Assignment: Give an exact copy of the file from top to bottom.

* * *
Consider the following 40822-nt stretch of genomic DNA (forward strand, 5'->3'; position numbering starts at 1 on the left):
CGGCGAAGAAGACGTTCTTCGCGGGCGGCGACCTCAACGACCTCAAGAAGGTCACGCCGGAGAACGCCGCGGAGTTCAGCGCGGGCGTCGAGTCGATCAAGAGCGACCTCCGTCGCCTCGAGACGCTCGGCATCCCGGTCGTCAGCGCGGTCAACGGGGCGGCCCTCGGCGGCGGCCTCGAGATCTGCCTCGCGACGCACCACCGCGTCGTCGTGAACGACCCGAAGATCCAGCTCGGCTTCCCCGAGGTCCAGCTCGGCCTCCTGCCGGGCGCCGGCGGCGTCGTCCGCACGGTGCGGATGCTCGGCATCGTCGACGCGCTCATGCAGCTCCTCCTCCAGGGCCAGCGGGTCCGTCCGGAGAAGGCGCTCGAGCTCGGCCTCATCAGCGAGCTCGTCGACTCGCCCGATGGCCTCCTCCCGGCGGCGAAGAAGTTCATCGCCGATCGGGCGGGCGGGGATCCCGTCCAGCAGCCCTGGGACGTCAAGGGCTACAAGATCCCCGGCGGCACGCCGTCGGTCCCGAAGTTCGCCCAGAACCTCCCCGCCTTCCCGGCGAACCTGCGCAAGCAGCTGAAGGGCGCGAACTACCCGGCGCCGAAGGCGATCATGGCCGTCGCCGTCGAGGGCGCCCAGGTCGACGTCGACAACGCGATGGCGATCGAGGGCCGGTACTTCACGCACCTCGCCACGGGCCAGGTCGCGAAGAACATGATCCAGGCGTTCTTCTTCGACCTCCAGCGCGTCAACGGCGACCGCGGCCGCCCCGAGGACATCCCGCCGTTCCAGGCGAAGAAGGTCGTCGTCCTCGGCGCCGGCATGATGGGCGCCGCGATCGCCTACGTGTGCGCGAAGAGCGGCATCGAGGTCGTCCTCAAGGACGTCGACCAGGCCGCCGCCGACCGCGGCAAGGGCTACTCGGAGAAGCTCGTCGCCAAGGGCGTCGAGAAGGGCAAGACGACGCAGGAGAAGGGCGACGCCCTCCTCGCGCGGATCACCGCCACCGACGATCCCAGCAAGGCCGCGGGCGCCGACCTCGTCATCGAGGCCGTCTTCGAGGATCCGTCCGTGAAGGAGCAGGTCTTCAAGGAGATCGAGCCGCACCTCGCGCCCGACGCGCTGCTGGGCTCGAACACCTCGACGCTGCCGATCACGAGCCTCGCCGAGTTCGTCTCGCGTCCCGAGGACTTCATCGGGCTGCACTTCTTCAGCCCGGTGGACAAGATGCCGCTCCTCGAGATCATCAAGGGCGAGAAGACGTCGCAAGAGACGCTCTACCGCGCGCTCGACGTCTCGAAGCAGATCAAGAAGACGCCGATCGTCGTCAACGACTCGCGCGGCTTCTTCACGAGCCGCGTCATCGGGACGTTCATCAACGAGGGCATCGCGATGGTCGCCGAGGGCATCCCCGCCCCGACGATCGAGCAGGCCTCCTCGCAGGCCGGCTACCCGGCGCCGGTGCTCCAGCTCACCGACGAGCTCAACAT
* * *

Consider the following 40822-nt stretch of genomic DNA (forward strand, 5'->3'; position numbering starts at 1 on the left):
CGGCGAAGAAGACGTTCTTCGCGGGCGGCGACCTCAACGACCTCAAGAAGGTCACGCCGGAGAACGCCGCGGAGTTCAGCGCGGGCGTCGAGTCGATCAAGAGCGACCTCCGTCGCCTCGAGACGCTCGGCATCCCGGTCGTCAGCGCGGTCAACGGGGCGGCCCTCGGCGGCGGCCTCGAGATCTGCCTCGCGACGCACCACCGCGTCGTCGTGAACGACCCGAAGATCCAGCTCGGCTTCCCCGAGGTCCAGCTCGGCCTCCTGCCGGGCGCCGGCGGCGTCGTCCGCACGGTGCGGATGCTCGGCATCGTCGACGCGCTCATGCAGCTCCTCCTCCAGGGCCAGCGGGTCCGTCCGGAGAAGGCGCTCGAGCTCGGCCTCATCAGCGAGCTCGTCGACTCGCCCGATGGCCTCCTCCCGGCGGCGAAGAAGTTCATCGCCGATCGGGCGGGCGGGGATCCCGTCCAGCAGCCCTGGGACGTCAAGGGCTACAAGATCCCCGGCGGCACGCCGTCGGTCCCGAAGTTCGCCCAGAACCTCCCCGCCTTCCCGGCGAACCTGCGCAAGCAGCTGAAGGGCGCGAACTACCCGGCGCCGAAGGCGATCATGGCCGTCGCCGTCGAGGGCGCCCAGGTCGACGTCGACAACGCGATGGCGATCGAGGGCCGGTACTTCACGCACCTCGCCACGGGCCAGGTCGCGAAGAACATGATCCAGGCGTTCTTCTTCGACCTCCAGCGCGTCAACGGCGACCGCGGCCGCCCCGAGGACATCCCGCCGTTCCAGGCGAAGAAGGTCGTCGTCCTCGGCGCCGGCATGATGGGCGCCGCGATCGCCTACGTGTGCGCGAAGAGCGGCATCGAGGTCGTCCTCAAGGACGTCGACCAGGCCGCCGCCGACCGCGGCAAGGGCTACTCGGAGAAGCTCGTCGCCAAGGGCGTCGAGAAGGGCAAGACGACGCAGGAGAAGGGCGACGCCCTCCTCGCGCGGATCACCGCCACCGACGATCCCAGCAAGGCCGCGGGCGCCGACCTCGTCATCGAGGCCGTCTTCGAGGATCCGTCCGTGAAGGAGCAGGTCTTCAAGGAGATCGAGCCGCACCTCGCGCCCGACGCGCTGCTGGGCTCGAACACCTCGACGCTGCCGATCACGAGCCTCGCCGAGTTCGTCTCGCGTCCCGAGGACTTCATCGGGCTGCACTTCTTCAGCCCGGTGGACAAGATGCCGCTCCTCGAGATCATCAAGGGCGAGAAGACGTCGCAAGAGACGCTCTACCGCGCGCTCGACGTCTCGAAGCAGATCAAGAAGACGCCGATCGTCGTCAACGACTCGCGCGGCTTCTTCACGAGCCGCGTCATCGGGACGTTCATCAACGAGGGCATCGCGATGGTCGCCGAGGGCATCCCCGCCCCGACGATCGAGCAGGCCTCCTCGCAGGCCGGCTACCCGGCGCCGGTGCTCCAGCTCACCGACGAGCTCAACAT